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    • Since November, Brownback vetoed Medicaid expansion and Ryan & Co. took a run at rolling back the ACA. Wasn’t it sometime in the last couple of years that someone in state legislative leadership there in Kansas abruptly became much less opposed to the Medicaid expansion when the hospital in his rural home town closed? How many more are likely to close by November 2018? I notice that the Kansas Hospital Association’s home page has one of those running counters showing how much federal money the state hasn’t gotten because they haven’t done the expansion ($1.8B and counting).

      So far, Trump has been a sideshow. The big ring is in Congress, and I think people are starting to realize that.

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      • For me personally, the single most important agenda item on the GOP table is replacing the ACA. It’s the one issue that consistently gets all my attention. And I don’t think I’m alone: a couple weeks ago the ACA reached 50+% support for the first time, and interestingly, that was right after the Ryan plan was advanced and subsequently shot down, a proposal that had 17% support.

        My own guess is that Trump’s highest priority for HCR is a bill that saves 900 billion in federal spending: he needs that to enact his tax plan. And to me that means Ryan Plan Redux. If they pass it there’s just no predicting how badly the GOP is going to get hammered in ’18.

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      • Yep. And the really important thing to note here is that there actually was a bill that passed both houses of assembly for him to veto. That’s due to both the harder line Republicans taking a hit from more moderate Republicans in the primary and from Democrats picking up some seats as well. Then the override only failed by four votes in the Senate.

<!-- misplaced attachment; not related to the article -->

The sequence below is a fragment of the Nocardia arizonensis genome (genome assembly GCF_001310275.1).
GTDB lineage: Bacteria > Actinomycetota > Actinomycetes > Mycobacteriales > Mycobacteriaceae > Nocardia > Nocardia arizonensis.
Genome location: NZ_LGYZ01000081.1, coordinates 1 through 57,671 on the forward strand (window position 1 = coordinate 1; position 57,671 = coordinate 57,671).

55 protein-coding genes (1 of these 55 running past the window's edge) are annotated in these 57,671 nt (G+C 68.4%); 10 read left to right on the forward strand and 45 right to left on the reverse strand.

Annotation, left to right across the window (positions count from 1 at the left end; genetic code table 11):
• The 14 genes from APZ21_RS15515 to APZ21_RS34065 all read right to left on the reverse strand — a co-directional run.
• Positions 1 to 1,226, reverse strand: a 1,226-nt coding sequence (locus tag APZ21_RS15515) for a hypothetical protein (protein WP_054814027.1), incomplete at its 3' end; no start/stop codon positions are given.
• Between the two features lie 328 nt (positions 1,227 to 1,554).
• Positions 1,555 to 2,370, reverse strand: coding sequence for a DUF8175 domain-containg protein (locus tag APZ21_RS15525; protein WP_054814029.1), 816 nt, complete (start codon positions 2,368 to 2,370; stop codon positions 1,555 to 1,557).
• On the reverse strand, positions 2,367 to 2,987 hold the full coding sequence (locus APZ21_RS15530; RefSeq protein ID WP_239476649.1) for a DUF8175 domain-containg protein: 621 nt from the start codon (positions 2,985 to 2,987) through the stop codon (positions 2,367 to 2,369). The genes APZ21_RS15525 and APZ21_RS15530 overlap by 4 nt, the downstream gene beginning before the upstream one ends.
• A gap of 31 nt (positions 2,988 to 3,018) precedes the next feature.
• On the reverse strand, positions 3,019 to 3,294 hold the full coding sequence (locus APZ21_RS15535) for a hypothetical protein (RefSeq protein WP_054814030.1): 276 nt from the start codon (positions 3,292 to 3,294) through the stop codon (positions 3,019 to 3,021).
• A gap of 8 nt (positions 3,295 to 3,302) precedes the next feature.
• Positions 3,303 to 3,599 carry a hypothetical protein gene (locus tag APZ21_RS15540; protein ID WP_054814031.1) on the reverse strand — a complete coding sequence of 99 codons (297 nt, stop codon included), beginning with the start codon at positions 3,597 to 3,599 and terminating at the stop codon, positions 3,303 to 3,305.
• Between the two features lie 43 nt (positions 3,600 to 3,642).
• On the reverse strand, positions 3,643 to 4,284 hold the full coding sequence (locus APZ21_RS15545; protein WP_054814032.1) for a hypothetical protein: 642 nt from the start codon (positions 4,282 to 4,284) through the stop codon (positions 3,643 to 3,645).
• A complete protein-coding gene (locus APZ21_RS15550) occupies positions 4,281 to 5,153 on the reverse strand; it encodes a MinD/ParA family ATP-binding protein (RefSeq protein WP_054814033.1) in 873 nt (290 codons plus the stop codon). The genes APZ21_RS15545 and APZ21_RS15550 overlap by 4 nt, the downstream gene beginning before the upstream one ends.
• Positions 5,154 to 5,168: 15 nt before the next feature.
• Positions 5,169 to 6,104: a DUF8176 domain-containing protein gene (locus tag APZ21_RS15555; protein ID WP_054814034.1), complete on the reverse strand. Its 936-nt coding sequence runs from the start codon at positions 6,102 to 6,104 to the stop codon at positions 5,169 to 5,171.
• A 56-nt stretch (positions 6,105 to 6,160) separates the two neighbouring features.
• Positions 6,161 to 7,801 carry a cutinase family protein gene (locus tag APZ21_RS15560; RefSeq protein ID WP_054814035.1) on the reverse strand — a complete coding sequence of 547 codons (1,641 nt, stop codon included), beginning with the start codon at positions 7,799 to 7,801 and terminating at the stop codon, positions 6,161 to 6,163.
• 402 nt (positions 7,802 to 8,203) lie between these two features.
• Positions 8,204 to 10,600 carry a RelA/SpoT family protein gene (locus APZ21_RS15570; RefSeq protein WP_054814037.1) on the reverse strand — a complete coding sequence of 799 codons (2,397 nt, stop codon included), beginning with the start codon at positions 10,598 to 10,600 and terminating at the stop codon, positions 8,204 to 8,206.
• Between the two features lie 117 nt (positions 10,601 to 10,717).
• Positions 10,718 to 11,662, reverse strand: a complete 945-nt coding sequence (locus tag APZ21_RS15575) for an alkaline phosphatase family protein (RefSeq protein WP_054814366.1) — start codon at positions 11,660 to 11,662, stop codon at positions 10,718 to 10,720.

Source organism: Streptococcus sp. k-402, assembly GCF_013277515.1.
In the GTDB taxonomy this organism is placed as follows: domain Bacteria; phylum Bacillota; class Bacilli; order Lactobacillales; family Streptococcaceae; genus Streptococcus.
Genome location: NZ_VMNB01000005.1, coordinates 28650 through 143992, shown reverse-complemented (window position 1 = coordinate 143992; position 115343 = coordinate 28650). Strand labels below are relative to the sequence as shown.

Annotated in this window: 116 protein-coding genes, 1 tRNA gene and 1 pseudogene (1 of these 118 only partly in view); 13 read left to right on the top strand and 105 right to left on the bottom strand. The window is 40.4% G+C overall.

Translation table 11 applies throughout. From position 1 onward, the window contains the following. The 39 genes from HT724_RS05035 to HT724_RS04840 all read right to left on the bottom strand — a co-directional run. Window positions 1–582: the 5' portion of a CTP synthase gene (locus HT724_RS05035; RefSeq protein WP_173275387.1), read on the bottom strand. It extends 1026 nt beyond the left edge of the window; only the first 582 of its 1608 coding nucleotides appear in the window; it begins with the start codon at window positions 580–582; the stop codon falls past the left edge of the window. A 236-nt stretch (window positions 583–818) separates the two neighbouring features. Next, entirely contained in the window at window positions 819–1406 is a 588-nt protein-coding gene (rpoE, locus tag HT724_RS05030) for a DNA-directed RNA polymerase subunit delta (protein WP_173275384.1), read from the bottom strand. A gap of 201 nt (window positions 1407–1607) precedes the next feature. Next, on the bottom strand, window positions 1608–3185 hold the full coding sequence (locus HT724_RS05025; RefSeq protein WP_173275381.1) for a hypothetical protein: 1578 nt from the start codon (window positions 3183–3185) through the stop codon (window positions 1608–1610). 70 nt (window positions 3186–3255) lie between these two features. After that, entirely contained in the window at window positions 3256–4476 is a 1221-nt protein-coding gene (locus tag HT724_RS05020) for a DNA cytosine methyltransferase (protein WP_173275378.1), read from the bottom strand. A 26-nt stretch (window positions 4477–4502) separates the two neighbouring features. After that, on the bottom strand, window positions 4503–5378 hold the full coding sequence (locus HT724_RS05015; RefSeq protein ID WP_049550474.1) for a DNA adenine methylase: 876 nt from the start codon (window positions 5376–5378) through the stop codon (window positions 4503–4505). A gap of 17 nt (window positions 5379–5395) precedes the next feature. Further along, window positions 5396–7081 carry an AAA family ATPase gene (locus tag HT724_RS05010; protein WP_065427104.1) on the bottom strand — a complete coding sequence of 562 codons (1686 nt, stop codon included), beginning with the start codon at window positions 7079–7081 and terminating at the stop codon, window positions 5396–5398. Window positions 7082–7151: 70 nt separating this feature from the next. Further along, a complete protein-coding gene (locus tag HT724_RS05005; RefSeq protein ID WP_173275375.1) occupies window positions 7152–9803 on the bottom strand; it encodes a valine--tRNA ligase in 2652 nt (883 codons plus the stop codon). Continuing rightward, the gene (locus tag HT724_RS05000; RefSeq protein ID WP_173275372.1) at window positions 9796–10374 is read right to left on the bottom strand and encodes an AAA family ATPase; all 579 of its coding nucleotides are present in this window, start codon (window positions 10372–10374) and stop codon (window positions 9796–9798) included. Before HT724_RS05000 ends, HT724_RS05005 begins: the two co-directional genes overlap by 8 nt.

Kansas has always been reliably Republican and likely will be for the foreseeable future. But it’s historically been a more moderate, practical, and less ideological kind of Republican and Democrats weren’t shut out. I remind all of you that eight years ago Obama tapped our Democratic Governor Kassebaum for HHS Secretary, which left an opening for Brownback to move from the Senate to the Governor’s mansion. I’ve never quite forgiven him for that (and I seriously wonder how Nancy feels about it now too).

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  6. So there’s this: in 2016 in Sedgwick county (Wichita), 104,353 voted Trump vs. 69,627 for Clinton. In the special, 39,419 turned out for Estes while 41,293 turned out for Thompson. That’s a pretty significant drop-off in numbers for the Republicans–more than half–while the Democrats only dropped about a third. Obviously, we’re not expecting voter turnout in an election like this one to be comparable to a national election, but could this be interpreted as a sign of apathy and disillusionment on the right and a deeper commitment on the left?

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  7. I’m struggling with criticizing the DNC on this. If they had sunk a bundle of cash into this race and ended up with a 2% margin loss instead of a 6.8% margin loss would that have been worth the resources?
    I mean yeah if you interpret it as “We’re not backing this candidate because he’s too far to the right and too culturally conservative for us so fish him.” that’d be a HUGE problem but is there anything to back up the allegation that they’re thinking that rather than “We don’t think throwing money into this race would get us a win so we’re not throwing the money in”?

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  8. You might want to tell Trump that the Dems didn’t put any money or effort into the campaign. He tweated out that the GOP prevailed despite all of the Dems money and predictions of victory.